The current condition of the UK economy means that property prices are rising year on year, which is why it is becoming increasingly common for more than one party to be financially involved in purchasing a property. It may be parents helping their child get on the property ladder, unmarried couples purchasing together or friends deciding to pool their money for a decent deposit.
When you have so many different parties putting in to the pot it can become confusing who owns what of the equity. The presumption in law is an equal split between the registered owners unless stated otherwise. However, it may be that couples have contributed unequal amounts and do not intend to share the equity 50/50 or parents wish to gift money to only their child where that child is buying with someone else. How does a party distinguish their input from other monies?
As everyone is usually on good terms at the beginning it is not considered what happens after the property is purchased and a party wants to “cash out” their interest. How much do they want back? Just the amount they put in? Any accrued interest? Or a fixed percentage of the current property value? Was the money accepted as a gift that is now being demanded back? If the lender is not a registered owner of the property (i.e. not named on the title deeds) and all that is in place is a verbal agreement between lender and borrower what is stopping the borrower from selling and pocketing the money?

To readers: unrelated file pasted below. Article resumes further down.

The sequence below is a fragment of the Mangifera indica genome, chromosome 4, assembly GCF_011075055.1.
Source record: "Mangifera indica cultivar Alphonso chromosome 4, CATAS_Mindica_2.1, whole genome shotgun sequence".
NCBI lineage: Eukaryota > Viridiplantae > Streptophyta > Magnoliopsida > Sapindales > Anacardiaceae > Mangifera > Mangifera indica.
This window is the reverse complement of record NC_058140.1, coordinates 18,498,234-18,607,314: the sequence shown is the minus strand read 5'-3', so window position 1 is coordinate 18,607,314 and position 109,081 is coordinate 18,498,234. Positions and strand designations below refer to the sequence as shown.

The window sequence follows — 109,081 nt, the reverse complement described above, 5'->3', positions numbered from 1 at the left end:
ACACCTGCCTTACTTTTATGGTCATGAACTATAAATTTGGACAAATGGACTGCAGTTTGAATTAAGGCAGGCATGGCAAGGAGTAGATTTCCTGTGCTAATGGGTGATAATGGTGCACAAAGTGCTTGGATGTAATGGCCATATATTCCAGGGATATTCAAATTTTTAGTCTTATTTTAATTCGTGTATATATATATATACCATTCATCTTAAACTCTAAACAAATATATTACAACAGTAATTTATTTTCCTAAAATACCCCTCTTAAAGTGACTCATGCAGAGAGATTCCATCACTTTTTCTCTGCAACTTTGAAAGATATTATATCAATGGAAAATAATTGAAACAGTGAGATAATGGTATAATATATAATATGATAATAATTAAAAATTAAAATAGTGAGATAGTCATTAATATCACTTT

There are options to resolve the problem of a party wanting to recover or protect their interest but many hinge on all parties remaining amicable and in agreement. It is hoped that any confusion can be resolved without issue but when this is not possible it can mean that legal action needs to be taken to clarify in the absence of any evidence what beneficial interest each party has in the property and how that interest can be protected and/or recovered.
Legal action may involve making an application under the Trusts of Land and Appointment of Trustees Act 1996 (TLATA) for the Court to decide (i) what interest a party has in the property and (ii) what legal orders the Court can make to allow the party to protect or recoup their interest. For example, orders can be made for a beneficial interest to be recorded on the property’s title deeds or for the property to be sold and the claiming party repaid their interest from the sale proceeds.
Making such an application can be lengthy, costly and can often lead to an irreconcilable rift between the different parties. Although the legal remedies are there it is better to be proactive rather than reactive and clarify intentions before money changes hands.
A popular method is a Deed of Trust. It can record all the relevant parties, the amounts they are each contributing, whether the amounts are fixed or a percentage, if repayment is to be made and in what circumstances (i.e. when the registered owners sell or remortgage) as well as any requirements for the registered owners to place a restriction on the title of the property in favour of those with a beneficial interest to prevent the registered owners from selling without the beneficiary’s consent.
It is hoped that a party’s interest is not disputed when there is only a verbal agreement to rely on but for peace of mind and to save time and money if problems do arise it may be best to have it in writing.